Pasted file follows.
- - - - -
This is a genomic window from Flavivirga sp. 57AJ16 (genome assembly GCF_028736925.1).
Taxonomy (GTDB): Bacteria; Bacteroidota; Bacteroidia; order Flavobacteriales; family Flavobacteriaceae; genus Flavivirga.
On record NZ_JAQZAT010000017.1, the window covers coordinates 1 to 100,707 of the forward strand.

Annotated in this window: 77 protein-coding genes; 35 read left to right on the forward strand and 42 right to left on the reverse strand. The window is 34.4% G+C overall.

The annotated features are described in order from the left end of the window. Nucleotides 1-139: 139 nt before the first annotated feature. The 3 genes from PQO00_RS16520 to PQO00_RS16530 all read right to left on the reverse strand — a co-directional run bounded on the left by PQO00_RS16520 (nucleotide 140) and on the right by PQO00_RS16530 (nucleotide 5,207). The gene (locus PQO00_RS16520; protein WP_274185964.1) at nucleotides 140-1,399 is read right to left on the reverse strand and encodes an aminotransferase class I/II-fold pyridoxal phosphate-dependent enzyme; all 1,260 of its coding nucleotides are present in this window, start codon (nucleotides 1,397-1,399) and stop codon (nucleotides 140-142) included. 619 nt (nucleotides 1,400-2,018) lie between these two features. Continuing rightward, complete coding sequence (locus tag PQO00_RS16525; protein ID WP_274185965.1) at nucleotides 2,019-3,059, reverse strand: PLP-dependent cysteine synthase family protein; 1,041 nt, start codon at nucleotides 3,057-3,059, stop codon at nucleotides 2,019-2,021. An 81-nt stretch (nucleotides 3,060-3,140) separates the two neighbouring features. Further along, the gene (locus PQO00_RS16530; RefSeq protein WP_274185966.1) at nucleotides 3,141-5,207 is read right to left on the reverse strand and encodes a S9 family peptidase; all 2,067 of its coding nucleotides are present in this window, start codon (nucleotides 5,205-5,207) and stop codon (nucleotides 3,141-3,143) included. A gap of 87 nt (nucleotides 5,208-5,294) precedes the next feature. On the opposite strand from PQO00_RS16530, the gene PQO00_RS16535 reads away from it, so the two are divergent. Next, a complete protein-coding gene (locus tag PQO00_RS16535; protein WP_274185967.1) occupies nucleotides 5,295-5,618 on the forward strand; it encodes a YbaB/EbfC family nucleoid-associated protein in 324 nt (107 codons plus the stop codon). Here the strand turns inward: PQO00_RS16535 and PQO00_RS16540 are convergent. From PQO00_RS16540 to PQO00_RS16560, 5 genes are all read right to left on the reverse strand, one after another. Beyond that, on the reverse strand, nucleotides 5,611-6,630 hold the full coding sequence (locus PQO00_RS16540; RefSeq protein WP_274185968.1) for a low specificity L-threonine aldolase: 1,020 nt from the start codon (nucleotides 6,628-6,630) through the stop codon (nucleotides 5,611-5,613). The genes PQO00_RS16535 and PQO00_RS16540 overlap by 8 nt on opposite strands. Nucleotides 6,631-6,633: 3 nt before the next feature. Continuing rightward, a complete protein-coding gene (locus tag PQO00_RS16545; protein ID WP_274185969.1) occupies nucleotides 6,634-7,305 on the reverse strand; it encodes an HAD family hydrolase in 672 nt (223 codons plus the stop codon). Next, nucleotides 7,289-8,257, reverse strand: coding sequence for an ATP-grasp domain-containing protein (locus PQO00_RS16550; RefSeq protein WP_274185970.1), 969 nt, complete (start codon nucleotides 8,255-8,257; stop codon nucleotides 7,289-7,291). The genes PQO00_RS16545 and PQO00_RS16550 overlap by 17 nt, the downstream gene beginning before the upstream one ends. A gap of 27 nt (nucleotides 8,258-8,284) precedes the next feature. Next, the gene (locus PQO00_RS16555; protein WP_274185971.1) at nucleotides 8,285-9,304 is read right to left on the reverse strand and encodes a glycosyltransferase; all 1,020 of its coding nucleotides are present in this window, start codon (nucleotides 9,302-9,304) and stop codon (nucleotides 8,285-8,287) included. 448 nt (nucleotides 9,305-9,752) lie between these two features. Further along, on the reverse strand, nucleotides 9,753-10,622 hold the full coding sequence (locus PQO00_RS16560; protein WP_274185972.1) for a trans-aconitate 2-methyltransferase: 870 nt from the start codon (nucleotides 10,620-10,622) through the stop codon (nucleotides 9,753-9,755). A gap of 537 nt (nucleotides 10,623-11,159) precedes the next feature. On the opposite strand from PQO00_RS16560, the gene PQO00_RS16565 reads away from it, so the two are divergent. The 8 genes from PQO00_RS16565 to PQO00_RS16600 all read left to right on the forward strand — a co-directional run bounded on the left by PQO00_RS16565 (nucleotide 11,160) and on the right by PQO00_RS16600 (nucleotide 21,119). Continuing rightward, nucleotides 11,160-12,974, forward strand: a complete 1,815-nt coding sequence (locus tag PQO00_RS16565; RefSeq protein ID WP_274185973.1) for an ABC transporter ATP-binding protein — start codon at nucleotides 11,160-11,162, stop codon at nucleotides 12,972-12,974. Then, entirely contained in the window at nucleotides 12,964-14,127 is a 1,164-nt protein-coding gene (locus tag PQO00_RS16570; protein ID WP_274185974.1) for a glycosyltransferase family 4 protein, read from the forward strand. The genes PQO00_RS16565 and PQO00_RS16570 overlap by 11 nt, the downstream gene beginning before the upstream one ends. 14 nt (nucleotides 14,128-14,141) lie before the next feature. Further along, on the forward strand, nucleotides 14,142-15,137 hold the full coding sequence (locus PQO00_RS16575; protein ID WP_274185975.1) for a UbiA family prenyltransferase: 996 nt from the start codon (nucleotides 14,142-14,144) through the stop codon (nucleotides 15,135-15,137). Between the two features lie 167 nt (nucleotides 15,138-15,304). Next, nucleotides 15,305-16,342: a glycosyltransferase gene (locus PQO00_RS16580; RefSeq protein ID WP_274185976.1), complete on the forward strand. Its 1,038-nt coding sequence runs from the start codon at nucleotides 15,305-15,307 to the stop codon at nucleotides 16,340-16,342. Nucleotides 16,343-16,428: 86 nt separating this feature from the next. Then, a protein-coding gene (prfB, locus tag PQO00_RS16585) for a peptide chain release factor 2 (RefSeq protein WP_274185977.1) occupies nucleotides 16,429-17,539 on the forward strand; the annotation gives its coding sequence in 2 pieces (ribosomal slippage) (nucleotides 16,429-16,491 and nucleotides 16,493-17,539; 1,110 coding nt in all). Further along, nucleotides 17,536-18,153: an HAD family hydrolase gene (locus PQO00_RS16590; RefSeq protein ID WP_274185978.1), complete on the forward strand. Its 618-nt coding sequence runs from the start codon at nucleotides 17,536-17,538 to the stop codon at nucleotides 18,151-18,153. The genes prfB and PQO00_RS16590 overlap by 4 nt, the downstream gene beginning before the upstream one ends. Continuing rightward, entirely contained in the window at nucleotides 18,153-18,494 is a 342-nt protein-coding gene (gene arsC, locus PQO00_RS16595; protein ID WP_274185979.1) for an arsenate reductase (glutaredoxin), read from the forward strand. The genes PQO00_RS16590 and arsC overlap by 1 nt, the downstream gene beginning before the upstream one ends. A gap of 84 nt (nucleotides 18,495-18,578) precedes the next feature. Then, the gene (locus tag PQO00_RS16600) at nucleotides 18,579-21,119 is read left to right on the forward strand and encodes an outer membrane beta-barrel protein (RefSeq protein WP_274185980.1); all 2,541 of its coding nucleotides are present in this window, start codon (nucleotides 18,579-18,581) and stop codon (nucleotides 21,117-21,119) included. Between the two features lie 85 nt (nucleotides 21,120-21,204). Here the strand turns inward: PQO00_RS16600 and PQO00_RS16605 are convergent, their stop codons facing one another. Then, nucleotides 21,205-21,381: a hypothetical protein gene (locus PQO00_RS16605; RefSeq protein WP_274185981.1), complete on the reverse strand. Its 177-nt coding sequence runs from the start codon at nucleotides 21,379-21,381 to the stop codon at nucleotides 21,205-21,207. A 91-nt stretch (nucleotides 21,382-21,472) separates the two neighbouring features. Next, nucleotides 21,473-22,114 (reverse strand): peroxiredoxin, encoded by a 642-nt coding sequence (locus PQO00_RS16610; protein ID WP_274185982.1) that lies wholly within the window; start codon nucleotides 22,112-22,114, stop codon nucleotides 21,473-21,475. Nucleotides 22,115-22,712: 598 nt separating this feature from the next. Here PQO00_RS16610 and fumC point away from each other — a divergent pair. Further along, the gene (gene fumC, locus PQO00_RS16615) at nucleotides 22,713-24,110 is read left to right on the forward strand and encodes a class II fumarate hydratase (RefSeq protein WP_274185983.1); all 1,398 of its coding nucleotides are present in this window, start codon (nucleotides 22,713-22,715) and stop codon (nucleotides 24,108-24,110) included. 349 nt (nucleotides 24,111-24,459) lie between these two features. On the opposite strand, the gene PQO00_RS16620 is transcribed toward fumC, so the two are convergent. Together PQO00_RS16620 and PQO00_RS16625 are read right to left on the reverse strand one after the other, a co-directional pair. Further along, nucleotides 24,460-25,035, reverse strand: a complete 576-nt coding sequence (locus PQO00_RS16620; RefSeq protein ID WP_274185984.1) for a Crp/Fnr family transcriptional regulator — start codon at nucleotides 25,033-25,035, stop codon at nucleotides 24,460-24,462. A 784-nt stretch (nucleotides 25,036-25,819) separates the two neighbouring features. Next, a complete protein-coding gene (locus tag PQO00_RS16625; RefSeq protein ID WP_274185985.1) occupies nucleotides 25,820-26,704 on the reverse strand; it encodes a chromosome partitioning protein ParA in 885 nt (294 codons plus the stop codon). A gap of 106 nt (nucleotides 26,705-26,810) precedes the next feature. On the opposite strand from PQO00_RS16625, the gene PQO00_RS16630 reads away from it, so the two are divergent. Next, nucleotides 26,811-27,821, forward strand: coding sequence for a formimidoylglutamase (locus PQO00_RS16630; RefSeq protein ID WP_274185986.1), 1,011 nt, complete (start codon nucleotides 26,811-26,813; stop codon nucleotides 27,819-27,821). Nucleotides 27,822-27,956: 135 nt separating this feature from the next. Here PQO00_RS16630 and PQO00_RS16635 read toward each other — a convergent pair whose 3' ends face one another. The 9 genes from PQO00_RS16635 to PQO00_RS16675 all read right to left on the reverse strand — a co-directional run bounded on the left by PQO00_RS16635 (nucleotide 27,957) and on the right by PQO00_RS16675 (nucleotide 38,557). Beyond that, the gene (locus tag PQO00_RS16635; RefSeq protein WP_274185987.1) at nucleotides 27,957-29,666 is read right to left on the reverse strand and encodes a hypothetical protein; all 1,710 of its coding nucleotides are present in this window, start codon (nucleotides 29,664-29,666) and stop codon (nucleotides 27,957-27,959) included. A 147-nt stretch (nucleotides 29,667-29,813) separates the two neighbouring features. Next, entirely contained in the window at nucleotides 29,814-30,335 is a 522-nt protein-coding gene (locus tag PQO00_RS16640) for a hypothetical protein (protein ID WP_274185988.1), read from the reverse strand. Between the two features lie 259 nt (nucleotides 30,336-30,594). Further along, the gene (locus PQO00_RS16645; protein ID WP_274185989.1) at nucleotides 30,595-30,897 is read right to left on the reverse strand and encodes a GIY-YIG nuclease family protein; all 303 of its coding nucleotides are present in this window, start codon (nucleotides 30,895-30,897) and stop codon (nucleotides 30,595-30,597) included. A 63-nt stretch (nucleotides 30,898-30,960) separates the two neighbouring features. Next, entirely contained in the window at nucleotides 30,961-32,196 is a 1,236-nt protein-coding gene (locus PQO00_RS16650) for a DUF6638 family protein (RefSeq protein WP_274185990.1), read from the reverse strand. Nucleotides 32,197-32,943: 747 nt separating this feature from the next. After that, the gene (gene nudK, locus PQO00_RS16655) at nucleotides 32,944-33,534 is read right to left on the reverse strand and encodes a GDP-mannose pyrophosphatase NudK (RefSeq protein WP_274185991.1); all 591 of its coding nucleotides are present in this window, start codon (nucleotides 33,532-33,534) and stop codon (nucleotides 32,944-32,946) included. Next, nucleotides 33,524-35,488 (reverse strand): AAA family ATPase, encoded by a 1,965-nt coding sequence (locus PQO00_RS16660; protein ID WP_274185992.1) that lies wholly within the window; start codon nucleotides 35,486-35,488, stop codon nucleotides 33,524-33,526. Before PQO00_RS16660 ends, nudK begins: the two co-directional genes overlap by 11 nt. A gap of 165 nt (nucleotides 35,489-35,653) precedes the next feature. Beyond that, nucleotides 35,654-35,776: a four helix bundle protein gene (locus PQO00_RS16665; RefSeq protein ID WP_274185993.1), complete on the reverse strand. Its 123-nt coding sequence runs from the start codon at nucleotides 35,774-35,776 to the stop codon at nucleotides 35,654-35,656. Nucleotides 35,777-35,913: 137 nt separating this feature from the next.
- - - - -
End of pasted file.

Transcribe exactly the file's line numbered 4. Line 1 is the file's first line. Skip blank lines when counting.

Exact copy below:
Annotated in this window: 77 protein-coding genes; 35 read left to right on the forward strand and 42 right to left on the reverse strand. The window is 34.4% G+C overall.